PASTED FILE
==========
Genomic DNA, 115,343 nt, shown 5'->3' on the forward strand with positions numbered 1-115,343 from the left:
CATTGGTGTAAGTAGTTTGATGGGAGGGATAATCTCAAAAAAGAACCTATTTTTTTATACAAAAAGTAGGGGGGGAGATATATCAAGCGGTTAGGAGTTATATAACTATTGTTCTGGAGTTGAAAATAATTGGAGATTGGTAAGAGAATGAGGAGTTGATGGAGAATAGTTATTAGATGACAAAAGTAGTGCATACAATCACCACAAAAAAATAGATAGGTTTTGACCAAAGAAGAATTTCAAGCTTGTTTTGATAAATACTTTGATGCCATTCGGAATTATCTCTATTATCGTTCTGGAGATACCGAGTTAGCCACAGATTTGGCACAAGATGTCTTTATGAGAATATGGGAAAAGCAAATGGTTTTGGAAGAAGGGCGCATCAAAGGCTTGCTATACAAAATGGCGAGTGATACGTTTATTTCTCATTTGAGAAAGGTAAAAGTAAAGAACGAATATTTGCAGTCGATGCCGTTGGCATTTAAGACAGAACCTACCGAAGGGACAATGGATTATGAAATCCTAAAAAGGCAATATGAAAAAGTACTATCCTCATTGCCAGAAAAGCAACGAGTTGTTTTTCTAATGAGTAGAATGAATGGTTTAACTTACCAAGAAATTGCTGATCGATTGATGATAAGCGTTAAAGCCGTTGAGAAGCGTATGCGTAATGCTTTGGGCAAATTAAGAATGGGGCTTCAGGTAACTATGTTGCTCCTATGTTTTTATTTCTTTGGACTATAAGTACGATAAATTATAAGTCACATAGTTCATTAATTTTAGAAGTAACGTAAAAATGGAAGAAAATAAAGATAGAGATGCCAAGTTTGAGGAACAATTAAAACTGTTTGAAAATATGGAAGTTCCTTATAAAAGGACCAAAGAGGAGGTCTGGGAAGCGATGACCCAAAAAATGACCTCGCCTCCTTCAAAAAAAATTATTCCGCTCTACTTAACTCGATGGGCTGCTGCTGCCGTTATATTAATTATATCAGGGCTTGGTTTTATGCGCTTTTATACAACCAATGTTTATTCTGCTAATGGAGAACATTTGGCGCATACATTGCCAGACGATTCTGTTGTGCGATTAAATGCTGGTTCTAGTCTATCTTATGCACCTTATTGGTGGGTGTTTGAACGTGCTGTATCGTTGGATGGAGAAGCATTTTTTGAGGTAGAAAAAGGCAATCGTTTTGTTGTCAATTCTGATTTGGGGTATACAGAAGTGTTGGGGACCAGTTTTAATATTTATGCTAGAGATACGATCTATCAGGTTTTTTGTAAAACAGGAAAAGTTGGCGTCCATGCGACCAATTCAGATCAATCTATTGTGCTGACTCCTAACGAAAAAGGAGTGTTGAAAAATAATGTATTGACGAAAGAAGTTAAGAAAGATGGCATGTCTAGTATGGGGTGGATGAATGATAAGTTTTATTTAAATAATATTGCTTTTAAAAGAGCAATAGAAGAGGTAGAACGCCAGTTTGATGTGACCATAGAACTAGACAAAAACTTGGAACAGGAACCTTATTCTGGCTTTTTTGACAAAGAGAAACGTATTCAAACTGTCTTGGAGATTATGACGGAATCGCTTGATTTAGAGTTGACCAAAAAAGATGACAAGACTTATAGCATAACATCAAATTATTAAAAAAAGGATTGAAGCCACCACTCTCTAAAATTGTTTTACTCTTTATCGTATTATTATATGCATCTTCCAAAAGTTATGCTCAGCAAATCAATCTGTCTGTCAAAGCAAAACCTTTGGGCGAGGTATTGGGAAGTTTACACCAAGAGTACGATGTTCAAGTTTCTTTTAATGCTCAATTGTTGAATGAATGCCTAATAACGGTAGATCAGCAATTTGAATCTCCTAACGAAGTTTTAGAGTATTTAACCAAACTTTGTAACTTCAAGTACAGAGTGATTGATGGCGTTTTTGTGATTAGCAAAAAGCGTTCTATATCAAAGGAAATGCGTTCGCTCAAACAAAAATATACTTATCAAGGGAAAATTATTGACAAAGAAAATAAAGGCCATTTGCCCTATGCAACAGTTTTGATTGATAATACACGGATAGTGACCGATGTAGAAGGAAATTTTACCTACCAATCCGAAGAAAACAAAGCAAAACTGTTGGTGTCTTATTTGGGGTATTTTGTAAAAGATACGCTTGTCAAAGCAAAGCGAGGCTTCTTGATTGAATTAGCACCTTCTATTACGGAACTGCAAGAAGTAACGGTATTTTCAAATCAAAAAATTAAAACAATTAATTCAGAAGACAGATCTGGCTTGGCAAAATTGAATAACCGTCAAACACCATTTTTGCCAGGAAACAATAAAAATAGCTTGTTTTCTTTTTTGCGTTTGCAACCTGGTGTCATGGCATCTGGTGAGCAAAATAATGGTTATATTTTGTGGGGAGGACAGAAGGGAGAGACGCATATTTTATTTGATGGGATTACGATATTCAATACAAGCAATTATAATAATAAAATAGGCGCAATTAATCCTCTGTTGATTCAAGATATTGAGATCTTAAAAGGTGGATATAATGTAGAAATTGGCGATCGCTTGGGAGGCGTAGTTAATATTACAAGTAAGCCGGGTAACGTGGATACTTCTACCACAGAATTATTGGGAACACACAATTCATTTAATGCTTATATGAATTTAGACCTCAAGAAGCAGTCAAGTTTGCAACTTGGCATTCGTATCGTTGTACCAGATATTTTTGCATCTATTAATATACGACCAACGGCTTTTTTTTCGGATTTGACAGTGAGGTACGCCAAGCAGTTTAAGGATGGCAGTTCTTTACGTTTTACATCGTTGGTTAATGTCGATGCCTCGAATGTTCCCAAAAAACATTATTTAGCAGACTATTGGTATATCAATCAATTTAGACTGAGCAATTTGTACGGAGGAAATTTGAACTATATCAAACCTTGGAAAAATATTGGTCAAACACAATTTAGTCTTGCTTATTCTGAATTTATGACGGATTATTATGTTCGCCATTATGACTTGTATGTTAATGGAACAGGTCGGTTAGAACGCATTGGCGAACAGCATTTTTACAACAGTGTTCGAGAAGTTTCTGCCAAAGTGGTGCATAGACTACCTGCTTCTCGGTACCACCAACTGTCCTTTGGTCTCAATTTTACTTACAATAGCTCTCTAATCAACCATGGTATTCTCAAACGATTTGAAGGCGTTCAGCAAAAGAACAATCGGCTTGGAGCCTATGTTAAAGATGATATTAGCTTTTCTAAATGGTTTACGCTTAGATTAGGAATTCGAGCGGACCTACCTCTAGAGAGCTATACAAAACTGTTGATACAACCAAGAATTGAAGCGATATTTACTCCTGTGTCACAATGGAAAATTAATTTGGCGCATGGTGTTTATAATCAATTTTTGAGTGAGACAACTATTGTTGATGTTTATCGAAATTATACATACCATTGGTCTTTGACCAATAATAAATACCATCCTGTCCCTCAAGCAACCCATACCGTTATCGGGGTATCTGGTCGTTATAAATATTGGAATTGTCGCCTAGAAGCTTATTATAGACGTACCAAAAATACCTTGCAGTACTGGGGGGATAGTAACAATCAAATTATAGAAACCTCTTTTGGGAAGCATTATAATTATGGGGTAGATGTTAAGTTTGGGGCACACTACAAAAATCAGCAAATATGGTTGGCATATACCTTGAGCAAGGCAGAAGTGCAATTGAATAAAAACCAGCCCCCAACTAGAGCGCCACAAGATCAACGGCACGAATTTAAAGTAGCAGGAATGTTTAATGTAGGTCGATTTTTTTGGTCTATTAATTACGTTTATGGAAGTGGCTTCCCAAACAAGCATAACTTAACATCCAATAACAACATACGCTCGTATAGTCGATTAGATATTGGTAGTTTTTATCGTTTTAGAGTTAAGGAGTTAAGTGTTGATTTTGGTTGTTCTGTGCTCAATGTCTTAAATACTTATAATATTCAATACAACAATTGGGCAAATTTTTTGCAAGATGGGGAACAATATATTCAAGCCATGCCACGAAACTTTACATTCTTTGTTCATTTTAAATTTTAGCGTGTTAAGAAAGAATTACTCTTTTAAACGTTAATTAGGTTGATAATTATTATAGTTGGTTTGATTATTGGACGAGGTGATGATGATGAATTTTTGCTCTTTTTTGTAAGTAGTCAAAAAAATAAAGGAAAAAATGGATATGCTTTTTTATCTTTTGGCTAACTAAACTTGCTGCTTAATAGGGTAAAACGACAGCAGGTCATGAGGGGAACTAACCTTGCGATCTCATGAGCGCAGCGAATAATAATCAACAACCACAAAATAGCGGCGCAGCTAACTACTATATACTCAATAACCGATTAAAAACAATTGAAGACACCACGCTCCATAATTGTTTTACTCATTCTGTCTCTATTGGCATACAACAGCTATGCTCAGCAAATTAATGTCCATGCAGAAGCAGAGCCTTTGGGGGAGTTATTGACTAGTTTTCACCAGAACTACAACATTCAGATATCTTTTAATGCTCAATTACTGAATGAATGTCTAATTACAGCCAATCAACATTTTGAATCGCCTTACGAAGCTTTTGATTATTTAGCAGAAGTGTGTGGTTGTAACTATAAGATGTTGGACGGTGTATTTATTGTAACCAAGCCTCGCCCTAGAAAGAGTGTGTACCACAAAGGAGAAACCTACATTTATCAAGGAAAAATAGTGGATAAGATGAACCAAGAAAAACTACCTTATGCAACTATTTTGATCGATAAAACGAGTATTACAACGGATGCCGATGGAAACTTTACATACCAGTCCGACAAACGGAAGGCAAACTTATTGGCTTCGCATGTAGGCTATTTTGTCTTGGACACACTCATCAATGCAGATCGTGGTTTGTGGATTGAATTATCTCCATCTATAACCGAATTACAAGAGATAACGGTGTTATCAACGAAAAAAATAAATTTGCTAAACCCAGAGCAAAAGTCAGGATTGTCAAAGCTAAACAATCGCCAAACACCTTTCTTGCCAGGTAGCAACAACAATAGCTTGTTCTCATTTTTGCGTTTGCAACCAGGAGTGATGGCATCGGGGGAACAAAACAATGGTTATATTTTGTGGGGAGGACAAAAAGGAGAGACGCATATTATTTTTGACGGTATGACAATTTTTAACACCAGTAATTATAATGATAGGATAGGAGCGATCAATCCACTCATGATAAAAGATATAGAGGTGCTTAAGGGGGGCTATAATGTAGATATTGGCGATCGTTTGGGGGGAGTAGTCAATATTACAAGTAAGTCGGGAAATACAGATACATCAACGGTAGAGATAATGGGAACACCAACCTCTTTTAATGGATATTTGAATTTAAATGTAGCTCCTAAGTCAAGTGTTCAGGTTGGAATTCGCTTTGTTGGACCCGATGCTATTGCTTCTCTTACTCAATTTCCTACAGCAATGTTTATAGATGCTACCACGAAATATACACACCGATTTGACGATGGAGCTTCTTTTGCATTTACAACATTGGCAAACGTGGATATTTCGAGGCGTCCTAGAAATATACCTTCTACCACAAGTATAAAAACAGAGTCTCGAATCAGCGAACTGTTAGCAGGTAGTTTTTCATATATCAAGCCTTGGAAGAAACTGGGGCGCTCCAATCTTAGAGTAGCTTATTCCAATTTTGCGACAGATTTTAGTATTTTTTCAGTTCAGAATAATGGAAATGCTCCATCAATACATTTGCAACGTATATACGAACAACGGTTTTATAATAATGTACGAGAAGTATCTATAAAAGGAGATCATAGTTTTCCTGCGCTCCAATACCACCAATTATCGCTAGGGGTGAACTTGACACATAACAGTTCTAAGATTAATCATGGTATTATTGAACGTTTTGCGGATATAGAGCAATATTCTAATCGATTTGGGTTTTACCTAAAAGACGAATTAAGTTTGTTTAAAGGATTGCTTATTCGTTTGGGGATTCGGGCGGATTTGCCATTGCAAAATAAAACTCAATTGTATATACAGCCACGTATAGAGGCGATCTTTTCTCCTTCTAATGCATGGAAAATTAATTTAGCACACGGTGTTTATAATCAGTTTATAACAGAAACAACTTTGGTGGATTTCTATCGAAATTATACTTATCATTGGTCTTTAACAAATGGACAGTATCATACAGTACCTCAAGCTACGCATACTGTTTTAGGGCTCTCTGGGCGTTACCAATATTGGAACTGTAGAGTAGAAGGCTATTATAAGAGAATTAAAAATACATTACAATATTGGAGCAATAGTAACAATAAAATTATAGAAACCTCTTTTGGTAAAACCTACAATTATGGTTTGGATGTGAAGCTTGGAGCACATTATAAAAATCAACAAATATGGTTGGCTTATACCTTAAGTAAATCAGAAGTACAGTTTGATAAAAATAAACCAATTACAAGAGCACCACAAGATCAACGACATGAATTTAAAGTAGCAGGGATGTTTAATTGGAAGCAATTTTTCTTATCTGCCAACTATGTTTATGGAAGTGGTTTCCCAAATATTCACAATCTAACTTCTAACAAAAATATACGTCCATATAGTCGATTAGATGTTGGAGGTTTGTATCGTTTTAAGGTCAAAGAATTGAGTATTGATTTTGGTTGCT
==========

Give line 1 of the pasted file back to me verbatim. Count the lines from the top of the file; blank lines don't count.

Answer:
Genomic DNA, 115,343 nt, shown 5'->3' on the forward strand with positions numbered 1-115,343 from the left: